In sum, the Seventh Circuit held that Simpson has stated a claim for a violation of procedural due process, allowing his case to continue.

Post Authored by Katherine Takiguchi, Ancel Glink

Tuesday, July 11, 2017

PAC Finds Another City in Violation of FOIA



The PAC recently issued another binding opinion, Public Access Opinion 17-007,  finding the City of Benton in violation of FOIA.  The City received a FOIA request seeking agendas and minutes for the Benton Airport for 2013, 2014, and 2015, and forwarded the request to the Airport Board.  A member of the Airport Board responded asking for a 5 day extension as it had not yet appointed a FOIA officer.  When the requester still did not receive the requested information, she filed a Request for Review with the PAC claiming that the City violated FOIA.  In response to the Request for Review, the City argued that since the FOIA request pertained to the Airport, it should be directed to the Airport, which the City claimed is a separate entity, and not to the City. PAC Op. 17-007.

The PAC first evaluated the extension, finding it inappropriate under Section 3(e) of FOIA, which does not allow a public body to unilaterally extend the time for response because of a lack of a designated FOIA officer.  Further, the requester did not agree to any extension of time. 

Next, the PAC disagreed with the  City’s contention that the Airport is a separate entity.  Although the Airport has its own board and adopts it own laws, the PAC found that the Airport was a City-owned property, and the Board was created by City ordinance. The Airport Board members are also appointed and may be removed by the City’s mayor and Airport funds are maintained in the City treasury.  Further, the PAC noted that the Airport Board submits reports to the City, and is listed as a City Board on the City’s website.  The PAC found that these facts showed that the City is responsible for responding to the FOIA request, just as it would be for other municipal departments.  In sum, the PAC found that the City violated Section 3(d) of FOIA by failing to respond and ordered the City to comply with the request.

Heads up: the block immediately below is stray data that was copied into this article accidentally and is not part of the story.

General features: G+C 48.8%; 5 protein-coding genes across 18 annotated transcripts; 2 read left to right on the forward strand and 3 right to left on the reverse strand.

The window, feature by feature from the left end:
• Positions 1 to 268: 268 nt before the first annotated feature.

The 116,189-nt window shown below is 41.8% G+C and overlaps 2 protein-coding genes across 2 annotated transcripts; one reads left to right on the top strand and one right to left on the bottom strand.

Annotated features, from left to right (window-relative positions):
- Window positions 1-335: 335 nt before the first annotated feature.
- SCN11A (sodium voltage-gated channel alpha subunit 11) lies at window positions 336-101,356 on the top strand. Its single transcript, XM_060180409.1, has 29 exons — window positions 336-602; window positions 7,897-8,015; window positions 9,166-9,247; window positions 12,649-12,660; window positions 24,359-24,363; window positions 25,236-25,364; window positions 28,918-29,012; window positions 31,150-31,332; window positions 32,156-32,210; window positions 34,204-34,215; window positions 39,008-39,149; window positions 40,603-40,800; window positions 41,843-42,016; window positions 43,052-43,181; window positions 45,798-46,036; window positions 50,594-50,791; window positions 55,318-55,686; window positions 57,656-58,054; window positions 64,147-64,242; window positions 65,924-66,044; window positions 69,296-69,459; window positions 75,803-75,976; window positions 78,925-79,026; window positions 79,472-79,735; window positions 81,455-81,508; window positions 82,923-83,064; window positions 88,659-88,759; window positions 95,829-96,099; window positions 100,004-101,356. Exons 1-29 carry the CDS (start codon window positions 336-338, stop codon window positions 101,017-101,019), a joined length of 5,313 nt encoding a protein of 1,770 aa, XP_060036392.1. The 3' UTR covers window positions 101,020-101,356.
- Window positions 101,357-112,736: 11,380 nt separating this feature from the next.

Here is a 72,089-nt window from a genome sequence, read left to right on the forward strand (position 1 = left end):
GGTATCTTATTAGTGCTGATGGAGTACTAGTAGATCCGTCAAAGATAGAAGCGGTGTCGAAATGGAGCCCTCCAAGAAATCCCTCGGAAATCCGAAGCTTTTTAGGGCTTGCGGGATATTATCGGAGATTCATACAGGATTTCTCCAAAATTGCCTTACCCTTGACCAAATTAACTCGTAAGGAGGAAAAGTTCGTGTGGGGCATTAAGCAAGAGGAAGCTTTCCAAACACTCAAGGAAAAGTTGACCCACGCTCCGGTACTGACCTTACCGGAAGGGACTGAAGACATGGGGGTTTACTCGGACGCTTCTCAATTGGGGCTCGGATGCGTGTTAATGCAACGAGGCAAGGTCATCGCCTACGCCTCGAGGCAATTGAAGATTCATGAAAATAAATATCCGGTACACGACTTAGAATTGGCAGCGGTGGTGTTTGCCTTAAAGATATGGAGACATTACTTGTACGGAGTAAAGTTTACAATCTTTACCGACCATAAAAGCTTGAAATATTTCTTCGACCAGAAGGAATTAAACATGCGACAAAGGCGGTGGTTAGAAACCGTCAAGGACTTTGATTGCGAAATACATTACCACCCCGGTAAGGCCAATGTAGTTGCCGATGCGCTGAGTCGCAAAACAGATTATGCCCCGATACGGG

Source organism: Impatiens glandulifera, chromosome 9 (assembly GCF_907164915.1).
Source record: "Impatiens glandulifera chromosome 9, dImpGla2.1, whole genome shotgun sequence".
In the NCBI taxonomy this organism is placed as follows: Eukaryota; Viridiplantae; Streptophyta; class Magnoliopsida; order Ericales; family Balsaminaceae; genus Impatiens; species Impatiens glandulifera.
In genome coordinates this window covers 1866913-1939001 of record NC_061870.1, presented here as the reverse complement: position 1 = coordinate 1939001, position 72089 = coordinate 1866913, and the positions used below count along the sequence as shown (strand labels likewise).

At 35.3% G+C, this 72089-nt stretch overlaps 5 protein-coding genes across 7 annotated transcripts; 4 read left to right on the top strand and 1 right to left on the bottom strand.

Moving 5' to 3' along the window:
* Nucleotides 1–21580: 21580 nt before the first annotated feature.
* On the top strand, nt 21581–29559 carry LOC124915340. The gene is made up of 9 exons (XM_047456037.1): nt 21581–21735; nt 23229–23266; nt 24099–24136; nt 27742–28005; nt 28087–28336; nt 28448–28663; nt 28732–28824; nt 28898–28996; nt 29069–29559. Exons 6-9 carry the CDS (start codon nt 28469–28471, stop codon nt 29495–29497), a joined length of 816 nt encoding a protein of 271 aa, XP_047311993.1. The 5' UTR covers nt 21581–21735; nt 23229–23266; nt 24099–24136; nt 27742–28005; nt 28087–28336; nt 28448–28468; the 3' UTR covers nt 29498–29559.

Post Authored by Erin Pell, Ancel Glink

Monday, July 10, 2017

Employee Challenges Employer's Social Media Policy


We've reported frequently on employees "behaving badly" on social media and being disciplined and even terminated for postings, even when those posts are made on their private social media sites and on their own time.  As a general rule, an employer can discipline employees for personal social media activities, so long as those activities do not constitute protected activity (i.e., First Amendment protected speech, matters of public concern, protected concerted activities, etc).  Individual gripes about your job or your boss are typically not protected and can subject an employee to discipline.

An employee at a retirement facility was recently terminated for her social media posts that included the following:
Today was the worst!!!!!!!!!
And, in a post that appeared to be directed at her co-workers:
Thanks for helping out...Oh wait I am a team of 1 because others have meetings or they to [sic] lazy to get up to help someone.
Reportedly, the employee says she was forced to resign for violating the employer's social media policy. She claims her employer's social media policy prohibits employees from making online comments that might embarrass the company, and that policy violates her right to discuss workplace conditions.